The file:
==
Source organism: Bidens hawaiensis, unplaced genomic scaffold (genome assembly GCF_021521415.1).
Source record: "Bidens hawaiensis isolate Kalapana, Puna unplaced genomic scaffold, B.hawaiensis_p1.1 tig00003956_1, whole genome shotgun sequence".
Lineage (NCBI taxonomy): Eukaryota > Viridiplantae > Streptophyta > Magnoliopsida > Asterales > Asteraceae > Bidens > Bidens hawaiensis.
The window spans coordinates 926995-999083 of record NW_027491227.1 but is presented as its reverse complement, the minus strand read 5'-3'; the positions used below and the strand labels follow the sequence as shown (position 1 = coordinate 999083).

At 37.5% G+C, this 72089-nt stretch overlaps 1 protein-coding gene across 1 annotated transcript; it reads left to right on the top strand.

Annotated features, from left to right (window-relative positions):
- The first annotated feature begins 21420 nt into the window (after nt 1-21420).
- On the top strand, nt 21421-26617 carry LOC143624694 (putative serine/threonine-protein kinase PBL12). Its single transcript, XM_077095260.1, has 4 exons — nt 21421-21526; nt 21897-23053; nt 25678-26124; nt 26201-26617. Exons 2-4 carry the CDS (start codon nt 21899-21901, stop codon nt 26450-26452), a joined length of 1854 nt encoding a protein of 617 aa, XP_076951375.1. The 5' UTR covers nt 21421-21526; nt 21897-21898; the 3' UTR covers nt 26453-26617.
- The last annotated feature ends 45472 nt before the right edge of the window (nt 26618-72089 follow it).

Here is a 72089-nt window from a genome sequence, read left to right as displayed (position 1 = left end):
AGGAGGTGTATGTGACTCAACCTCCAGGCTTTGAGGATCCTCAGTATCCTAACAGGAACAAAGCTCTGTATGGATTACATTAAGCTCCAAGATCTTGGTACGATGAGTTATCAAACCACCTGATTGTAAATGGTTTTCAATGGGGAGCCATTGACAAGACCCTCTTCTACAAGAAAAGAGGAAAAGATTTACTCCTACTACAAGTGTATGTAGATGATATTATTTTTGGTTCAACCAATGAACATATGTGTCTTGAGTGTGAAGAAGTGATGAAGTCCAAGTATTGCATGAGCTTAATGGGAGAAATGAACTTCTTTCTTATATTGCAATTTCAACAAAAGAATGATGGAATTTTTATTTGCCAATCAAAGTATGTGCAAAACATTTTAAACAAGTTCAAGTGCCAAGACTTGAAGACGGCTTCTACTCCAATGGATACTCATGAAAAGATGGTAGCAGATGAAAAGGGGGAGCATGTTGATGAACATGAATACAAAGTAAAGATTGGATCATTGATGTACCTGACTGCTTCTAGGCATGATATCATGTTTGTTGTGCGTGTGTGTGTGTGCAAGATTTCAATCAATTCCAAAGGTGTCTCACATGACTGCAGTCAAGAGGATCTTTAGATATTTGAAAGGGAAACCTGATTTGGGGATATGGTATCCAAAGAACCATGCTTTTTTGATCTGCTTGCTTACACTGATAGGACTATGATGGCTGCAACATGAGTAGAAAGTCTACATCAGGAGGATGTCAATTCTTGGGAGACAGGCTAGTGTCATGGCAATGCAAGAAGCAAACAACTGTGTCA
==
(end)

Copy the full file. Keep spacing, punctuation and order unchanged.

Source organism: Bidens hawaiensis, unplaced genomic scaffold (genome assembly GCF_021521415.1).
Source record: "Bidens hawaiensis isolate Kalapana, Puna unplaced genomic scaffold, B.hawaiensis_p1.1 tig00003956_1, whole genome shotgun sequence".
Lineage (NCBI taxonomy): Eukaryota > Viridiplantae > Streptophyta > Magnoliopsida > Asterales > Asteraceae > Bidens > Bidens hawaiensis.
The window spans coordinates 926995-999083 of record NW_027491227.1 but is presented as its reverse complement, the minus strand read 5'-3'; the positions used below and the strand labels follow the sequence as shown (position 1 = coordinate 999083).

At 37.5% G+C, this 72089-nt stretch overlaps 1 protein-coding gene across 1 annotated transcript; it reads left to right on the top strand.

Annotated features, from left to right (window-relative positions):
- The first annotated feature begins 21420 nt into the window (after nt 1-21420).
- On the top strand, nt 21421-26617 carry LOC143624694 (putative serine/threonine-protein kinase PBL12). Its single transcript, XM_077095260.1, has 4 exons — nt 21421-21526; nt 21897-23053; nt 25678-26124; nt 26201-26617. Exons 2-4 carry the CDS (start codon nt 21899-21901, stop codon nt 26450-26452), a joined length of 1854 nt encoding a protein of 617 aa, XP_076951375.1. The 5' UTR covers nt 21421-21526; nt 21897-21898; the 3' UTR covers nt 26453-26617.
- The last annotated feature ends 45472 nt before the right edge of the window (nt 26618-72089 follow it).

Here is a 72089-nt window from a genome sequence, read left to right as displayed (position 1 = left end):
AGGAGGTGTATGTGACTCAACCTCCAGGCTTTGAGGATCCTCAGTATCCTAACAGGAACAAAGCTCTGTATGGATTACATTAAGCTCCAAGATCTTGGTACGATGAGTTATCAAACCACCTGATTGTAAATGGTTTTCAATGGGGAGCCATTGACAAGACCCTCTTCTACAAGAAAAGAGGAAAAGATTTACTCCTACTACAAGTGTATGTAGATGATATTATTTTTGGTTCAACCAATGAACATATGTGTCTTGAGTGTGAAGAAGTGATGAAGTCCAAGTATTGCATGAGCTTAATGGGAGAAATGAACTTCTTTCTTATATTGCAATTTCAACAAAAGAATGATGGAATTTTTATTTGCCAATCAAAGTATGTGCAAAACATTTTAAACAAGTTCAAGTGCCAAGACTTGAAGACGGCTTCTACTCCAATGGATACTCATGAAAAGATGGTAGCAGATGAAAAGGGGGAGCATGTTGATGAACATGAATACAAAGTAAAGATTGGATCATTGATGTACCTGACTGCTTCTAGGCATGATATCATGTTTGTTGTGCGTGTGTGTGTGTGCAAGATTTCAATCAATTCCAAAGGTGTCTCACATGACTGCAGTCAAGAGGATCTTTAGATATTTGAAAGGGAAACCTGATTTGGGGATATGGTATCCAAAGAACCATGCTTTTTTGATCTGCTTGCTTACACTGATAGGACTATGATGGCTGCAACATGAGTAGAAAGTCTACATCAGGAGGATGTCAATTCTTGGGAGACAGGCTAGTGTCATGGCAATGCAAGAAGCAAACAACTGTGTCA